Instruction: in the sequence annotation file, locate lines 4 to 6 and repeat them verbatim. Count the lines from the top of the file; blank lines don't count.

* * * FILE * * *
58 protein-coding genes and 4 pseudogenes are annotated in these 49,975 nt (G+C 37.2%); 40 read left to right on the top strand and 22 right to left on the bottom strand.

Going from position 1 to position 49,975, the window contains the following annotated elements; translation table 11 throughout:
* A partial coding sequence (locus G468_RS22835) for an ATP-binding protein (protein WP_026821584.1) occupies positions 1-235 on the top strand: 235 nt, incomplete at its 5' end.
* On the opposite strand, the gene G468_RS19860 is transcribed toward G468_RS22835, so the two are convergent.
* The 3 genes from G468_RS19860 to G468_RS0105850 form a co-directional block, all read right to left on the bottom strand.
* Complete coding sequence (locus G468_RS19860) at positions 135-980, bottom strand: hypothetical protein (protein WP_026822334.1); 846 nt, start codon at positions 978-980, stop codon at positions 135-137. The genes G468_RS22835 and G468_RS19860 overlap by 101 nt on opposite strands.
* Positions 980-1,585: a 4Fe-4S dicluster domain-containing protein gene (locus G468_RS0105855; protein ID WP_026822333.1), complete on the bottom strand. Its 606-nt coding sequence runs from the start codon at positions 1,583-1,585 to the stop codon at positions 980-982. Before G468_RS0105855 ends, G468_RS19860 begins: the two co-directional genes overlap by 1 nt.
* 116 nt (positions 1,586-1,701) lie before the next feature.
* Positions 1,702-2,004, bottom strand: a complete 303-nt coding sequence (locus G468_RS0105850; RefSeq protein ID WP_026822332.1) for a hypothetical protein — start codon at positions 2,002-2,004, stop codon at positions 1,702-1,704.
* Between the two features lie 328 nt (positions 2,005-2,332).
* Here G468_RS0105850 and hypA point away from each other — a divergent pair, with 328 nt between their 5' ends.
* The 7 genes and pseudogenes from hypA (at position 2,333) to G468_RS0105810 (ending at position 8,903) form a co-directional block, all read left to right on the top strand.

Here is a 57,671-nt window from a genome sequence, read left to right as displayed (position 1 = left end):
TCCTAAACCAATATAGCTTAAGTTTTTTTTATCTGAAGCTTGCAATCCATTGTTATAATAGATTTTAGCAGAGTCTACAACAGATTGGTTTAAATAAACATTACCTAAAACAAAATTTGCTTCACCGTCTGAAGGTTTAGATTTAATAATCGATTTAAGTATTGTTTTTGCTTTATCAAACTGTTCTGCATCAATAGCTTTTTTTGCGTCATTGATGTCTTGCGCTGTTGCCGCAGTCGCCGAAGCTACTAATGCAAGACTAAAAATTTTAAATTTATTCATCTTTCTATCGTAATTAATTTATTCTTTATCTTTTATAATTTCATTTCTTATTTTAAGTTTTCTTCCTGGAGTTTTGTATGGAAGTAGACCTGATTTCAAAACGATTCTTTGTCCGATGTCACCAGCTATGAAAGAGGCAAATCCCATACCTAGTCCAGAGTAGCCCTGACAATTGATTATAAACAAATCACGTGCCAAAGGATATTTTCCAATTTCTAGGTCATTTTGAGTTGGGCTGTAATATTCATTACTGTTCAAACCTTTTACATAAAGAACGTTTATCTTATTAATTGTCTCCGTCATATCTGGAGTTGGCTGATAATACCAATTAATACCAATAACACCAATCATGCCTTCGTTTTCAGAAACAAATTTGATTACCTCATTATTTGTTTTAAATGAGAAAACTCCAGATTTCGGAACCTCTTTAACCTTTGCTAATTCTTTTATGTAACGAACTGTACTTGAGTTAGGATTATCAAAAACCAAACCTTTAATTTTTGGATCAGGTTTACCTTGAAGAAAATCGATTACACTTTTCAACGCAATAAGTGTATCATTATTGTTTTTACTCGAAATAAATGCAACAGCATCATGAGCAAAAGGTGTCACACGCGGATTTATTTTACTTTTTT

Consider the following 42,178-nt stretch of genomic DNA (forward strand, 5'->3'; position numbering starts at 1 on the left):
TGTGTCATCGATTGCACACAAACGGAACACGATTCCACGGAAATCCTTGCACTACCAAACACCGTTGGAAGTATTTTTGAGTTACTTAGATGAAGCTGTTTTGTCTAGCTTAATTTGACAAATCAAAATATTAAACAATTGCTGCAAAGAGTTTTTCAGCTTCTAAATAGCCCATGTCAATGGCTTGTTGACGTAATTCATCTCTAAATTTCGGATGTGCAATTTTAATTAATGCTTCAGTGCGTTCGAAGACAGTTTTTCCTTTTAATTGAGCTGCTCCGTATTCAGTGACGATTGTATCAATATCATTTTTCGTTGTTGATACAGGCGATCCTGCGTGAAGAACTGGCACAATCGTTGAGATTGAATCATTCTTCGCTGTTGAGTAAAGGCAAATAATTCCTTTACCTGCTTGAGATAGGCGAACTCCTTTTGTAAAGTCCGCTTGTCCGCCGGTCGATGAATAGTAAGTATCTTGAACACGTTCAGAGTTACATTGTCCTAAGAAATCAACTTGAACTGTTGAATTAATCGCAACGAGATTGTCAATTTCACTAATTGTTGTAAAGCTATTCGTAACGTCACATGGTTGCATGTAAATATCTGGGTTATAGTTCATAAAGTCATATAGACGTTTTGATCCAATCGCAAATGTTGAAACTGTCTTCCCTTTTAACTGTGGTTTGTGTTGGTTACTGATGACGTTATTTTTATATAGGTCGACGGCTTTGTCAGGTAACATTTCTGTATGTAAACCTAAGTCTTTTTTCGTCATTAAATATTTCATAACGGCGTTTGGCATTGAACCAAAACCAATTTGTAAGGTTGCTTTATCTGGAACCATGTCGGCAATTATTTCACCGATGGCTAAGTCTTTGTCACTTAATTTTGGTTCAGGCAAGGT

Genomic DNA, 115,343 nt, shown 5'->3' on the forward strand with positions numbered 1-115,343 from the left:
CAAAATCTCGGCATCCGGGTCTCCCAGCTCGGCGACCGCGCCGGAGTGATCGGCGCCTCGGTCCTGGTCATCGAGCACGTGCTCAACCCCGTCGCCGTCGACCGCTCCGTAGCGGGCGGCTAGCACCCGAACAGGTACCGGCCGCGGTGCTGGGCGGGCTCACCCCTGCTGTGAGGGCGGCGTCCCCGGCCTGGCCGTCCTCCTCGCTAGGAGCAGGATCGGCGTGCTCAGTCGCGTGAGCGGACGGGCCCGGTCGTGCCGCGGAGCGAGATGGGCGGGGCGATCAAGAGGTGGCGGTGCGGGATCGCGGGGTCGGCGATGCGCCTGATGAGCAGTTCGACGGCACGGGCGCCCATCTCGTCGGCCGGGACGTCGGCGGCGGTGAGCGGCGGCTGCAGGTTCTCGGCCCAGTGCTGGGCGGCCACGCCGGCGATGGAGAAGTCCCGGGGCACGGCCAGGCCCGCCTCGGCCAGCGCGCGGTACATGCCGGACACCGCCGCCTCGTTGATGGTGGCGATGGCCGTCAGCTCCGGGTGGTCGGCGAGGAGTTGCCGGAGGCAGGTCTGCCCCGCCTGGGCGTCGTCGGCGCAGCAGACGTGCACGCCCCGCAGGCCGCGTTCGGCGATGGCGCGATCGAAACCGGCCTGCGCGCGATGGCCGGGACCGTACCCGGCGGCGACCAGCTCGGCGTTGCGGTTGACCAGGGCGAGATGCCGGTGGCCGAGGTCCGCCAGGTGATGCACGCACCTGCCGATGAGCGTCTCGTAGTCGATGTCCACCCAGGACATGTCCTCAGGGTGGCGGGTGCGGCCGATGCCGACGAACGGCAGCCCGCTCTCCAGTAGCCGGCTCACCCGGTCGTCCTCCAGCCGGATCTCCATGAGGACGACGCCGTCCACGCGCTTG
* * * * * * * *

* On the opposite strand, the gene G468_RS19860 is transcribed toward G468_RS22835, so the two are convergent.
* The 3 genes from G468_RS19860 to G468_RS0105850 form a co-directional block, all read right to left on the bottom strand.
* Complete coding sequence (locus G468_RS19860) at positions 135-980, bottom strand: hypothetical protein (protein WP_026822334.1); 846 nt, start codon at positions 978-980, stop codon at positions 135-137. The genes G468_RS22835 and G468_RS19860 overlap by 101 nt on opposite strands.